# Calculate the volume.

• Sep 13th 2008, 11:24 AM
NicoleB
Calculate the volume.
Hi. Was hoping someone could help em out.

I have to calculate the volume between the two functions.

$x^2+y^2 \leq z \leq sqrt(3-x^2-y^2)$

So i figured I try to find the area D:

$z^2-3=-x^2-y^2$
$z=x^2+x^2$

Wich gives: $3-z^2=z$ => ${(sqrt(13)-1} )/{ 2}$

I get a integral:

$\int_{0}^{2\pi}\int_{0}^{((sqrt(13)-1)/2}sqrt(3-r^2)-r^2) rdrd\theta$

However solving the integral I get a rather nasty algebra. Is there a more clever way to solve the equation?

Very thankful for a little help.
• Sep 13th 2008, 11:54 AM
Chris L T521
Quote:

Originally Posted by NicoleB
Hi. Was hoping someone could help em out.

I have to calculate the volume between the two functions.

$x^2+y^2 \leq z \leq sqrt(3-x^2-y^2)$

So i figured I try to find the area D:

$z^2-3=-x^2-y^2$
$z=x^2+x^2$

Wich gives: $3-z^2=z$ => ${(sqrt(13)-1} )/{ 2}$

I get a integral:

$\int_{0}^{2\pi}\int_{0}^{((sqrt(13)-1)/2}sqrt(3-r^2)-r^2) rdrd\theta$

However solving the integral I get a rather nasty algebra. Is there a more clever way to solve the equation?

Very thankful for a little help.

I'd say that you should convert to polar first:

$r^2\leq z\leq \sqrt{3-r^2}$

The value of r where they are equal would be:

$r^4=3-r^2\implies r^4+r^2-3=0\implies r^2=\frac{-1\pm\sqrt{13}}{2}$

So we have $r^2=\frac{\sqrt{13}-1}{2}\implies r=\sqrt{\frac{\sqrt{13}-1}{2}}$ (noting that $r\geq0$)

Also note that $0\leq\vartheta\leq2\pi$

Thus, the integral would be $\int_0^{2\pi}\int_0^{\sqrt{\frac{\sqrt{13}-1}{2}}}(\sqrt{3-r^2}-r^2)r\,dr\,d\vartheta=\int_0^{2\pi}\int_0^{\sqrt{\ frac{\sqrt{13}-1}{2}}}r\sqrt{3-r^2}-r^3\,dr\,d\vartheta$

Mathematica gives me a messy solution. The integration shouldn't be hard, but the simplifying can get a little long.

Here is my suggestion on tackling the integral:

$\int_0^{2\pi}\int_0^{\sqrt{\frac{\sqrt{13}-1}{2}}}r\sqrt{3-r^2}-r^3\,dr\,d\vartheta=\int_0^{2\pi}\left[\int_0^{\sqrt{\frac{\sqrt{13}-1}{2}}}r\sqrt{3-r^2}\,dr-\int_0^{\sqrt{\frac{\sqrt{13}-1}{2}}}r^3\,dr\right]\,d\vartheta$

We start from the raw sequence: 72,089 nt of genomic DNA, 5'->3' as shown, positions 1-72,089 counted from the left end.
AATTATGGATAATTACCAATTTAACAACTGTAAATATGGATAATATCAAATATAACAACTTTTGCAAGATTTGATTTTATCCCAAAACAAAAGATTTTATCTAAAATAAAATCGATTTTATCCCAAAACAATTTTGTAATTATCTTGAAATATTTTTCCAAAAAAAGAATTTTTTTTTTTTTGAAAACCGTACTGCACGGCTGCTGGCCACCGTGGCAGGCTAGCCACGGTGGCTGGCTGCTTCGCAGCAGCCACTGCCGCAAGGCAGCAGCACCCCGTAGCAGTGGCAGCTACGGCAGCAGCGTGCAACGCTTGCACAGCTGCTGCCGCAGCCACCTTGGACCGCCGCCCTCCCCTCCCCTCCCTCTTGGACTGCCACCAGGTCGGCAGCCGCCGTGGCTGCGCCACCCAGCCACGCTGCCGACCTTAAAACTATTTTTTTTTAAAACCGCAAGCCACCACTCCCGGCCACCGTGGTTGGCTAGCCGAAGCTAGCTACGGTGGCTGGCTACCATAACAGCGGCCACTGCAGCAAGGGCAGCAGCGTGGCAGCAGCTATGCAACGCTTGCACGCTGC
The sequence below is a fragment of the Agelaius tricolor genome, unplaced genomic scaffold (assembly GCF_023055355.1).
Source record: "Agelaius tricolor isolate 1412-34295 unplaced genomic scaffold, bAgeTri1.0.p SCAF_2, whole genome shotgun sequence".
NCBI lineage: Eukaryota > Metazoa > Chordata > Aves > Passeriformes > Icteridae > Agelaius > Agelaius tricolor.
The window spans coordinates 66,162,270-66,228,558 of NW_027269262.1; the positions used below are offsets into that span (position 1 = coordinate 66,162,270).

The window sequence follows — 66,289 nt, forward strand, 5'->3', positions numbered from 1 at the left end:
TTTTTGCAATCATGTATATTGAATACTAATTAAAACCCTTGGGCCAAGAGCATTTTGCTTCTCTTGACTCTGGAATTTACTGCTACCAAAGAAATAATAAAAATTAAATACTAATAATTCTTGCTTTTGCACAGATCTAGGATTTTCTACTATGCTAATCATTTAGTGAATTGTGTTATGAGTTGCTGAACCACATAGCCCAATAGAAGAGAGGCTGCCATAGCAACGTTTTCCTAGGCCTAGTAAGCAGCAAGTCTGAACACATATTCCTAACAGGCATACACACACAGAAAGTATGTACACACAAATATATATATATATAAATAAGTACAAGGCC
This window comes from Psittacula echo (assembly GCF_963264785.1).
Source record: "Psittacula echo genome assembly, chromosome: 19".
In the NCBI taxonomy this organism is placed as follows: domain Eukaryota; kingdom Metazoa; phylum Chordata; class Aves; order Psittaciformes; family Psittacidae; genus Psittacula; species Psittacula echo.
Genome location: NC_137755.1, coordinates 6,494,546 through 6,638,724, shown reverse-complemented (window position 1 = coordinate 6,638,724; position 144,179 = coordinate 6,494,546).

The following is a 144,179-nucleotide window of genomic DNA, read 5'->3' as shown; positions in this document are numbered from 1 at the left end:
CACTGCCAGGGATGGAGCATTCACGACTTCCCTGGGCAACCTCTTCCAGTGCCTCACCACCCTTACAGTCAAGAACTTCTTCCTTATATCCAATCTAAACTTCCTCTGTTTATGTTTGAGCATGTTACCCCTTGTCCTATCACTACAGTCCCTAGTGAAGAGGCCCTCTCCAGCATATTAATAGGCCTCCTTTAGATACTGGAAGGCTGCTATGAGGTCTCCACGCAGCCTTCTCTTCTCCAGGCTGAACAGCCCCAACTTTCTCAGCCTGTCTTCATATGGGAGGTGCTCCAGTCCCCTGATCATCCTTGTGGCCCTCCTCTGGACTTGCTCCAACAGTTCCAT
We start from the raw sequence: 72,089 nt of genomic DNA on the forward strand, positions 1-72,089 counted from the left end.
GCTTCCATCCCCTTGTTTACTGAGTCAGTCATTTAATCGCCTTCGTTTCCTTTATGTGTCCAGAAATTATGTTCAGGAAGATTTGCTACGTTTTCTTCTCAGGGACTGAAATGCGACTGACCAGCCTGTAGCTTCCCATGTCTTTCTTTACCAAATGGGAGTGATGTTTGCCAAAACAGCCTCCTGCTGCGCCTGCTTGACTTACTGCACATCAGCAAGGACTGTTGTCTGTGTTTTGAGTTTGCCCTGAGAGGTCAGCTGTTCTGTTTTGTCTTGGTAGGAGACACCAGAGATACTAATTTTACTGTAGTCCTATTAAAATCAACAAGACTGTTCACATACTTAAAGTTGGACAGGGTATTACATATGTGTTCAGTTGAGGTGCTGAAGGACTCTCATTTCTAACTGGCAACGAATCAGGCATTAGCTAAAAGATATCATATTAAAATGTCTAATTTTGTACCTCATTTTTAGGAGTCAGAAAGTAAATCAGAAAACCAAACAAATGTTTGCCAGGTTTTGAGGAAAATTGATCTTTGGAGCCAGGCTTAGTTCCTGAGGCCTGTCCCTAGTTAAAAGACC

--Chris
• Sep 13th 2008, 12:01 PM
NicoleB
Thank you! I apologize I wasn't being clear.

Thank you for the integral suggestion, but I did solve the integral, It's just that the solution is very algebraic, i can't get anything nice out of it when calculating it.

So I think it might be wrong. I was looking into help more in the lines of if I even started out right before the integral.

More in the lines of, Is this how you would solve a volume problem? Am I on the right track at all? thanks again!
• Sep 13th 2008, 12:11 PM
Chris L T521
Quote:

Originally Posted by NicoleB
Thank you! I apologize I wasn't being clear.

Thank you for the integral suggestion, but I did solve the integral, It's just that the solution is very algebraic, i can't get anything nice out of it when calculating it.

Trust me, I've seen worse calculations in other types of double and triple integrals. (Rofl)

Quote:

So I think it might be wrong. I was looking into help more in the lines of if I even started out right before the integral.
Don't let a nasty looking solution discourage you. Sometimes it may seem wrong, but it is right. However, I'd make sure you copied down the problem right, or just go through your work and see if you made any simple mistakes (like missing a minus sign somewhere, you accidentally differentiate instead of integrate, etc.)

Quote:

More in the lines of, Is this how you would solve a volume problem? Am I on the right track at all? thanks again!
This is one way you would tackle a problem as such. If the only information that is given to you are the functions, then you will have to find some common region $R$ that they have in common. Usually, this ends up in having to find where they have the same z value.

Sometimes, they give you the bounds and that makes life easier.

It varies from problem to problem, but after a while, you will better understand how to tackle various problems.

--Chris